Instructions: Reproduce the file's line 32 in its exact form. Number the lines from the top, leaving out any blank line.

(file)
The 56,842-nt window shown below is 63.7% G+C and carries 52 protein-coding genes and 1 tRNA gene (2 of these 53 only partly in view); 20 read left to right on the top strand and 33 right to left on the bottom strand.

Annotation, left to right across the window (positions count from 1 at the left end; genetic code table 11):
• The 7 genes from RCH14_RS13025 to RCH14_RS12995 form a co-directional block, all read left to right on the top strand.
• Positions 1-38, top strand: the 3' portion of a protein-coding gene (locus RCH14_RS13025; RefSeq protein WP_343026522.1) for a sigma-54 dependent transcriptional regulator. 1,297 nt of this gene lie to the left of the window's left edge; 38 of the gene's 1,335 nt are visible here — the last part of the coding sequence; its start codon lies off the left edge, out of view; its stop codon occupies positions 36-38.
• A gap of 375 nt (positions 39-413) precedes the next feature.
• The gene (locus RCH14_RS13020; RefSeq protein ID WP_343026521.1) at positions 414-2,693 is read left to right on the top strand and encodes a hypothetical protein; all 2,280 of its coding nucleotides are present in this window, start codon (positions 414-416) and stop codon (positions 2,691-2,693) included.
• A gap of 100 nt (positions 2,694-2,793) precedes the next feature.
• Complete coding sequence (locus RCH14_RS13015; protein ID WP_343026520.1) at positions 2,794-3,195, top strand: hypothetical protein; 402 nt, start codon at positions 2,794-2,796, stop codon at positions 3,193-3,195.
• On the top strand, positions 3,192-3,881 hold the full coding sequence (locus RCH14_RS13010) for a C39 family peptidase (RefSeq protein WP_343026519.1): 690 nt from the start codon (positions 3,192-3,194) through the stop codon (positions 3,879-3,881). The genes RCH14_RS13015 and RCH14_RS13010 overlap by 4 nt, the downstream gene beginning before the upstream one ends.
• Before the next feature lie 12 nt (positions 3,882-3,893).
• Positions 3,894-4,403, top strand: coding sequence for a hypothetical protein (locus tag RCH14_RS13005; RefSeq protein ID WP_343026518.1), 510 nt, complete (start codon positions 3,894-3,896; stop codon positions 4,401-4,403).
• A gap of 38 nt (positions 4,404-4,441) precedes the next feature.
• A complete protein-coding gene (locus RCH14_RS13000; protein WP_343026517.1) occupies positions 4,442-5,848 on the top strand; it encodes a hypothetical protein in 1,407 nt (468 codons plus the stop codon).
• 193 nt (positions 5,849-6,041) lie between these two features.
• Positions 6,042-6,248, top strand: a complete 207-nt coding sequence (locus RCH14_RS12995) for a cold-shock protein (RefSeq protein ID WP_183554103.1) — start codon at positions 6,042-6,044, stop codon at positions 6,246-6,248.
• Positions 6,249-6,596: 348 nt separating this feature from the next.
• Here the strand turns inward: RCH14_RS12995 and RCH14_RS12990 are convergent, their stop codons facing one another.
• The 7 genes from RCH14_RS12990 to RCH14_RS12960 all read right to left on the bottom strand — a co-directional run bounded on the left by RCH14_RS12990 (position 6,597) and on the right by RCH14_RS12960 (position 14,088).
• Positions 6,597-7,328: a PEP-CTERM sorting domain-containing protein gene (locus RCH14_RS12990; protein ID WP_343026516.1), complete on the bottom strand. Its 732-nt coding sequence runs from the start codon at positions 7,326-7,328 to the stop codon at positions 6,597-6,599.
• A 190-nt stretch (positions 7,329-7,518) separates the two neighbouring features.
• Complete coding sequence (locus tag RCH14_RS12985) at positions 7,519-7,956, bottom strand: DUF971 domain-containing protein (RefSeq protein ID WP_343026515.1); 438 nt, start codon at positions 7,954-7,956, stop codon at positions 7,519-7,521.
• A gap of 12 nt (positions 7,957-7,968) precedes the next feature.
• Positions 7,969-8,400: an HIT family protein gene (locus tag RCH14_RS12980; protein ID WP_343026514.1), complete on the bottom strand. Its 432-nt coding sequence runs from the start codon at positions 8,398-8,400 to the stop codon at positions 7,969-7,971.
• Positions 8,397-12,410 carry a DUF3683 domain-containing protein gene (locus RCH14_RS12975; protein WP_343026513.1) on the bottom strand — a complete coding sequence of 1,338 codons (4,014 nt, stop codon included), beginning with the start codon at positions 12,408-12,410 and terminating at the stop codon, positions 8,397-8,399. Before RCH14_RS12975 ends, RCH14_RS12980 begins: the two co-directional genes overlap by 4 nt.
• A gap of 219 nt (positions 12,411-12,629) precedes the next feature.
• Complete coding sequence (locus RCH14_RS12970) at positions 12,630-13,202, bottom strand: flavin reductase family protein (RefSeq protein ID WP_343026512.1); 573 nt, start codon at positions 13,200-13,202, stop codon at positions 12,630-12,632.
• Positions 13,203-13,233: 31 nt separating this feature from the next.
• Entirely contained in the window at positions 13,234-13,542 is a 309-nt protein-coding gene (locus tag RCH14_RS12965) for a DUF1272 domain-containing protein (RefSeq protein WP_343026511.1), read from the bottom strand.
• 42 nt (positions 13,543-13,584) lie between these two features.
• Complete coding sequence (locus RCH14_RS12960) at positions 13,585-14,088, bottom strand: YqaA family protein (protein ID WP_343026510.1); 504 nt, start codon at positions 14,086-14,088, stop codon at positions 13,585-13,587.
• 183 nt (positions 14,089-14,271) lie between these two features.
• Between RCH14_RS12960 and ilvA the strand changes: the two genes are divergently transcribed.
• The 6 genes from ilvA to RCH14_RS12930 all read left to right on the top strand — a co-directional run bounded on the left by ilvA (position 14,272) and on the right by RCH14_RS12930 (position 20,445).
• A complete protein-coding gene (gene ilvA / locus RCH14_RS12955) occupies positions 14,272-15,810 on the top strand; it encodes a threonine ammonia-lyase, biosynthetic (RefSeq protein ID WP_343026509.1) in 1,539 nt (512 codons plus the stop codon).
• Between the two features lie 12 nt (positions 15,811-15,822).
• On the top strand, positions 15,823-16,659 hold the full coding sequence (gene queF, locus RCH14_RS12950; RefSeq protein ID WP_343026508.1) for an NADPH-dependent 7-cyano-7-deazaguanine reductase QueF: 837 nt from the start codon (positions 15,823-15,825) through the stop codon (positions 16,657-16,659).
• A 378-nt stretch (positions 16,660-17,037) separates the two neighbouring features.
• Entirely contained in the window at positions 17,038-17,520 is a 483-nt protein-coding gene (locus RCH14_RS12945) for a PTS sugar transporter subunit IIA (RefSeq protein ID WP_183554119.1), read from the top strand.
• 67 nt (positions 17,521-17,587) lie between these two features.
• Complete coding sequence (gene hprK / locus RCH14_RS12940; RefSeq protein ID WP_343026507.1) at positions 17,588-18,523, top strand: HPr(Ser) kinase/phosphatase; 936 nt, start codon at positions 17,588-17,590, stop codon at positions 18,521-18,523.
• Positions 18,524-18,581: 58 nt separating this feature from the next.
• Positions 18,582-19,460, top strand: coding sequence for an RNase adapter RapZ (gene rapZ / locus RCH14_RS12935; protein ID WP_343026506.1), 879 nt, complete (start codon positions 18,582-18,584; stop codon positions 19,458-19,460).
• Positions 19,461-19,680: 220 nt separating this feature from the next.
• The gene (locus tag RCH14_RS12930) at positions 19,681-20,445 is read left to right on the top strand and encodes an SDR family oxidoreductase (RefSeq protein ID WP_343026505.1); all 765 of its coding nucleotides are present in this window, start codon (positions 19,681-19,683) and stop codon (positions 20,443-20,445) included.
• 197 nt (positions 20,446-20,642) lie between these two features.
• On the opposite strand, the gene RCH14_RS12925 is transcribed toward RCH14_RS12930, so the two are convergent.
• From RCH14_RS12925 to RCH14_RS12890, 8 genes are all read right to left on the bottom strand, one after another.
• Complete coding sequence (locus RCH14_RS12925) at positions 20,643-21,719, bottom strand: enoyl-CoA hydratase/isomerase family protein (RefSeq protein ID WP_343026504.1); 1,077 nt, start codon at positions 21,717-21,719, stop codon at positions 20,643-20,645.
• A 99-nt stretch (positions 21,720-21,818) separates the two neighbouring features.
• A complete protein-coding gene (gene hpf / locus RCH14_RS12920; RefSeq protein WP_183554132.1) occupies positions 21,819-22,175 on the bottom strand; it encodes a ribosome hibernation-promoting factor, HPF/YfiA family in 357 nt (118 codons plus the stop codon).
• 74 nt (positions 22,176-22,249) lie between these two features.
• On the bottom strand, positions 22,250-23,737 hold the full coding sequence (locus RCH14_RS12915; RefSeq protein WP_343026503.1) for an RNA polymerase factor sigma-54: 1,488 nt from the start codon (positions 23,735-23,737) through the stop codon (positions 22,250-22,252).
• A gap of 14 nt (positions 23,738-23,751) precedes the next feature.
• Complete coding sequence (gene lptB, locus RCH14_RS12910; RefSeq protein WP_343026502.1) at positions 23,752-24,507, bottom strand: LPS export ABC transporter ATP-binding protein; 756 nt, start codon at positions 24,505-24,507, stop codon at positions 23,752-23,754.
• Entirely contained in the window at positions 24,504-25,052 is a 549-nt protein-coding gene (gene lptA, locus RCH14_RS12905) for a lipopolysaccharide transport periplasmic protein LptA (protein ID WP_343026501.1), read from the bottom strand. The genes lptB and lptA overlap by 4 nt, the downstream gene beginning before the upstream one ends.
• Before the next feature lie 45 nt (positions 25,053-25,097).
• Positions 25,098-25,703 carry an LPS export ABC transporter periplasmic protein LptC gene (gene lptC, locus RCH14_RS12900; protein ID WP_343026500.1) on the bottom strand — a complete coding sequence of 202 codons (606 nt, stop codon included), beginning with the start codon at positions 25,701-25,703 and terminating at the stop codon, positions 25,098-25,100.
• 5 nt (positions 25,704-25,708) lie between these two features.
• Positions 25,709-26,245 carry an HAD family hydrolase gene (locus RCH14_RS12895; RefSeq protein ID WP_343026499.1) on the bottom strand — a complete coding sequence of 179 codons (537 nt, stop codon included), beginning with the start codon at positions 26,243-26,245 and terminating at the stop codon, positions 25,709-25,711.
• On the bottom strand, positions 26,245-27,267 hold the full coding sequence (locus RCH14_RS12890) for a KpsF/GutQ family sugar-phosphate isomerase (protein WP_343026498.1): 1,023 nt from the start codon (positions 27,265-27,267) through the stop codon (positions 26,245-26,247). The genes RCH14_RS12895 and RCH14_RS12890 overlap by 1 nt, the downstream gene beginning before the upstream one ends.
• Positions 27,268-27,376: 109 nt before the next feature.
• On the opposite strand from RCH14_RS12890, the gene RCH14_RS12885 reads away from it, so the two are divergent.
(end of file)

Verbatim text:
• Between RCH14_RS12960 and ilvA the strand changes: the two genes are divergently transcribed.